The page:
You would never suspect, as you walk into the offices of IBM storage in North Carolina’s Research Triangle Park (RTP), that you’re entering the hallways of a nearly seventy-year-old enterprise. That’s how long it’s been since IBM invented the hard disk drive and spawned an industry. The offices are bright and open, full of palpable energy and a sense of excitement that you don’t often find at a company of this size and age.
The excitement is in no small part due to the examples set by IBM storage general manager Ed Walsh and his more extroverted chief marketing officer Eric Herzog. If you follow enterprise storage, you know Eric. A stalwart in the industry, he’s nearly ubiquitous on social media and industry events, where he evangelizes IBM’s vision of unified storage.
The day that I met with Eric and his team in RTP, just a few weeks before IBM’s most recent set of storage announcements, he continued to articulate IBM vision for providing enterprise IT with storage technology. It’s a straightforward message to remember.
“Storage made simple,” he quietly says. “Everything that we do is aimed at simplifying the storage experience, whether that’s on-prem, in the cloud, of some combination of the two.” IBM’s most recent set of storage announcements align with this vision quite well.
The big news is IBM’s dramatically simplified storage portfolio. IBM brought together its entry-level, mid-range and high-performance storage into a single brand and set of scalable capabilities under the FlashSystem name (except for mainframe storage, which continues to exist separately). Now, instead of separate IBM StorWize and FlashSystem offerings segregated by performance tiers, there is a single choice based on a single scalable underlying platform.
FlashSystem isn’t just an exercise in branding. Each offering in the IBM FlashSystem portfolio now leverages the same software stack, provides the same capabilities with IBM Spectrum Virtualize and is controllable by the same management APIs as every other product in the family. Storage administrators will appreciate the consistent experience.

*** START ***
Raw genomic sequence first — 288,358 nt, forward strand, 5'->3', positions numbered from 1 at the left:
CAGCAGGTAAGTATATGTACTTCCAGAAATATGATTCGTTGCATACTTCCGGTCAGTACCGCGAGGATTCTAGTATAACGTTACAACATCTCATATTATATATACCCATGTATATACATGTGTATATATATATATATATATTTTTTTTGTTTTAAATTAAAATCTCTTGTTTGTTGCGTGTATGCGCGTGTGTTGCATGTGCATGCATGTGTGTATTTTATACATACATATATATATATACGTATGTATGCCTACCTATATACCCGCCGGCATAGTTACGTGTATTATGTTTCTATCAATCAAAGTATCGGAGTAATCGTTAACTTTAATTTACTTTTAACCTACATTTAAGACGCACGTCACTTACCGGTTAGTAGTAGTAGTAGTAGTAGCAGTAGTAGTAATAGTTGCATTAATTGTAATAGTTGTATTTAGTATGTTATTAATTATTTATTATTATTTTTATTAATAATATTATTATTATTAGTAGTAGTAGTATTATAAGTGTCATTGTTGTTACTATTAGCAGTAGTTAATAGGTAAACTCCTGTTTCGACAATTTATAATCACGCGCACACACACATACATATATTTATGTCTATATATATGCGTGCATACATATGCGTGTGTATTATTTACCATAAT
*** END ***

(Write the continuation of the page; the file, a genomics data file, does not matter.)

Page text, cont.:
The only other storage provider that delivers this level of consistency across tiers is Pure Storage. Pure’s Purity//FA operating system provides a single operating environment across its FlashArray products, including its cloud block storage offering. By contrast, Dell Technologies serves the same market with five distinct product offerings, and Hewlett Packard Enterprise and NetApp each serve the market with four separate products in the same space. I expect Dell to address this with the introduction of its “midrange.next” sometime later this spring, but that will still leave Dell with multiple disparate products across performance bands.
Updating the mid-range & high-end
IBM’s announcement delivers more than just a simplified product portfolio. The company updated its mid-range offerings with the new FlashSystem 7200 while targeting the high-end of the storage market with the new IBM FlashSystem 9200 and 9200R. Each of these is built on a new hardware platform.